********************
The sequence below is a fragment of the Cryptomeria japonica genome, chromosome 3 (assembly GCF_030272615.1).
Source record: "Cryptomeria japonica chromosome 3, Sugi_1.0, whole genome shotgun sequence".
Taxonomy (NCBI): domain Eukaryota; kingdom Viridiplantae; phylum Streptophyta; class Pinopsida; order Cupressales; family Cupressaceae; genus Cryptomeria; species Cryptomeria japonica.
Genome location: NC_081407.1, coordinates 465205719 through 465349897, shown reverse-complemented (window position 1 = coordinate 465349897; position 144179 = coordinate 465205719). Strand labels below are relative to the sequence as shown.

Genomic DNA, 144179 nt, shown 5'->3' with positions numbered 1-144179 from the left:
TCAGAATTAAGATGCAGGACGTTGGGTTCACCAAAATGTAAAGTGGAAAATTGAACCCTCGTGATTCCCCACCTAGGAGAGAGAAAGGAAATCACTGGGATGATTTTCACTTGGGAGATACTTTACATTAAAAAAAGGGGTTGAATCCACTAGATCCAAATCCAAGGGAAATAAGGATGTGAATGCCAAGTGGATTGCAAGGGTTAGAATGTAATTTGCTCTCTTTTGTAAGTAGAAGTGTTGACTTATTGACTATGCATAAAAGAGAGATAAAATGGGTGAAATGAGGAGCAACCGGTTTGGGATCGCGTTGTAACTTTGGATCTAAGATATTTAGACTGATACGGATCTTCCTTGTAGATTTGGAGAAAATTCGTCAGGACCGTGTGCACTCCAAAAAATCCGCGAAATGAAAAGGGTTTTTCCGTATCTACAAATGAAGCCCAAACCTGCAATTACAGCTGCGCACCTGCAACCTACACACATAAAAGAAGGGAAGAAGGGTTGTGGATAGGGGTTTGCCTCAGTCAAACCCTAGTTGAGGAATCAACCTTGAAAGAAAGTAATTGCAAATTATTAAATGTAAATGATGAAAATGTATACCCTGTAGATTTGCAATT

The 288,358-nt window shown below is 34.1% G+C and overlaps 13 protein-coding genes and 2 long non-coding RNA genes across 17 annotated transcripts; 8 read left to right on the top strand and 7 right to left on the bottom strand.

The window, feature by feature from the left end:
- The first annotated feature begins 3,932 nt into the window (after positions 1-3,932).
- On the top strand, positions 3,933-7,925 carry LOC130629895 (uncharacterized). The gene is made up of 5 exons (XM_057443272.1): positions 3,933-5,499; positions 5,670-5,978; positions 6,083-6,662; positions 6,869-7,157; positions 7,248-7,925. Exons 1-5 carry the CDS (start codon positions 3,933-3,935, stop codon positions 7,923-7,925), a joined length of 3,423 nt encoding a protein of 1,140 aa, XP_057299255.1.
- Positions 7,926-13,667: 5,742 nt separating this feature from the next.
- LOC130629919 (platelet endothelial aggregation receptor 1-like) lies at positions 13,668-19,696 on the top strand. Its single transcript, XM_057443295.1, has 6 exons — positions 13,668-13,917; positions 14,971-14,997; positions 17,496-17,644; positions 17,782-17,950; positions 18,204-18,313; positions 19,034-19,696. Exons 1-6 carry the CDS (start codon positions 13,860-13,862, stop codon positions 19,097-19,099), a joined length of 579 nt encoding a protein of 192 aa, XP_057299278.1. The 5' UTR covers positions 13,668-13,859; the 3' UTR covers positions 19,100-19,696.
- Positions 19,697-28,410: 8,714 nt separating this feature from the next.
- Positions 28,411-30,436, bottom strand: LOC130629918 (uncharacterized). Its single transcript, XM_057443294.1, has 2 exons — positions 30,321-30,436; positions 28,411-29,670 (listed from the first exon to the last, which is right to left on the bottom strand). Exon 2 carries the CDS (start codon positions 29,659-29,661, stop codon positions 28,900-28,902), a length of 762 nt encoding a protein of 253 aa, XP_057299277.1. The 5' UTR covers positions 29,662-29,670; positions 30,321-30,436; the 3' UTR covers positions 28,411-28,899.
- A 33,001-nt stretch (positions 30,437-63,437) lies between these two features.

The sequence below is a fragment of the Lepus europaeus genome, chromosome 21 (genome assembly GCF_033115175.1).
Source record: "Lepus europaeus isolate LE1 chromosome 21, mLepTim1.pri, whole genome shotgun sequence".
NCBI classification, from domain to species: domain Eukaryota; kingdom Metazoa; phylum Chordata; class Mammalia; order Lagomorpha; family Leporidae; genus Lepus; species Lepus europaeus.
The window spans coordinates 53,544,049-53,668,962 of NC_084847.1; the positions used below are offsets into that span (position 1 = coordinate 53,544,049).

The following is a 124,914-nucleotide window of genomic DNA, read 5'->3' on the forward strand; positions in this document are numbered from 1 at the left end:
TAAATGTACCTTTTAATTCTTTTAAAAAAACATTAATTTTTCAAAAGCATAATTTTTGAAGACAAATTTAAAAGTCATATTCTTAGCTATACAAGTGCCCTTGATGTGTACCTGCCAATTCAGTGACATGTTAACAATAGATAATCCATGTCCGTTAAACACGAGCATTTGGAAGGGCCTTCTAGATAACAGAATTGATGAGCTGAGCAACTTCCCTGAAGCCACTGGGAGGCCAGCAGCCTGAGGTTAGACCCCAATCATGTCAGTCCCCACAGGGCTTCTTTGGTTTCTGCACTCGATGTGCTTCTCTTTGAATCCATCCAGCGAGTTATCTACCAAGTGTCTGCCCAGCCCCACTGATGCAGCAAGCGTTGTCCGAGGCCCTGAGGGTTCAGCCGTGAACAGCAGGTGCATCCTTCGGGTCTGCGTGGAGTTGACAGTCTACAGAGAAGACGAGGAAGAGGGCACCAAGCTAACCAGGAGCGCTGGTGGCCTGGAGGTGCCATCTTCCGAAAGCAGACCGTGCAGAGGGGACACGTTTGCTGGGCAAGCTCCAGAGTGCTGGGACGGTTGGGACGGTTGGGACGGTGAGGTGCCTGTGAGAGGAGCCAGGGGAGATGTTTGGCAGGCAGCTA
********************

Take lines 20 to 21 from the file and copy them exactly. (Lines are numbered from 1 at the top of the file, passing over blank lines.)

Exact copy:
The following is a 124,914-nucleotide window of genomic DNA, read 5'->3' on the forward strand; positions in this document are numbered from 1 at the left end:
TAAATGTACCTTTTAATTCTTTTAAAAAAACATTAATTTTTCAAAAGCATAATTTTTGAAGACAAATTTAAAAGTCATATTCTTAGCTATACAAGTGCCCTTGATGTGTACCTGCCAATTCAGTGACATGTTAACAATAGATAATCCATGTCCGTTAAACACGAGCATTTGGAAGGGCCTTCTAGATAACAGAATTGATGAGCTGAGCAACTTCCCTGAAGCCACTGGGAGGCCAGCAGCCTGAGGTTAGACCCCAATCATGTCAGTCCCCACAGGGCTTCTTTGGTTTCTGCACTCGATGTGCTTCTCTTTGAATCCATCCAGCGAGTTATCTACCAAGTGTCTGCCCAGCCCCACTGATGCAGCAAGCGTTGTCCGAGGCCCTGAGGGTTCAGCCGTGAACAGCAGGTGCATCCTTCGGGTCTGCGTGGAGTTGACAGTCTACAGAGAAGACGAGGAAGAGGGCACCAAGCTAACCAGGAGCGCTGGTGGCCTGGAGGTGCCATCTTCCGAAAGCAGACCGTGCAGAGGGGACACGTTTGCTGGGCAAGCTCCAGAGTGCTGGGACGGTTGGGACGGTTGGGACGGTGAGGTGCCTGTGAGAGGAGCCAGGGGAGATGTTTGGCAGGCAGCTA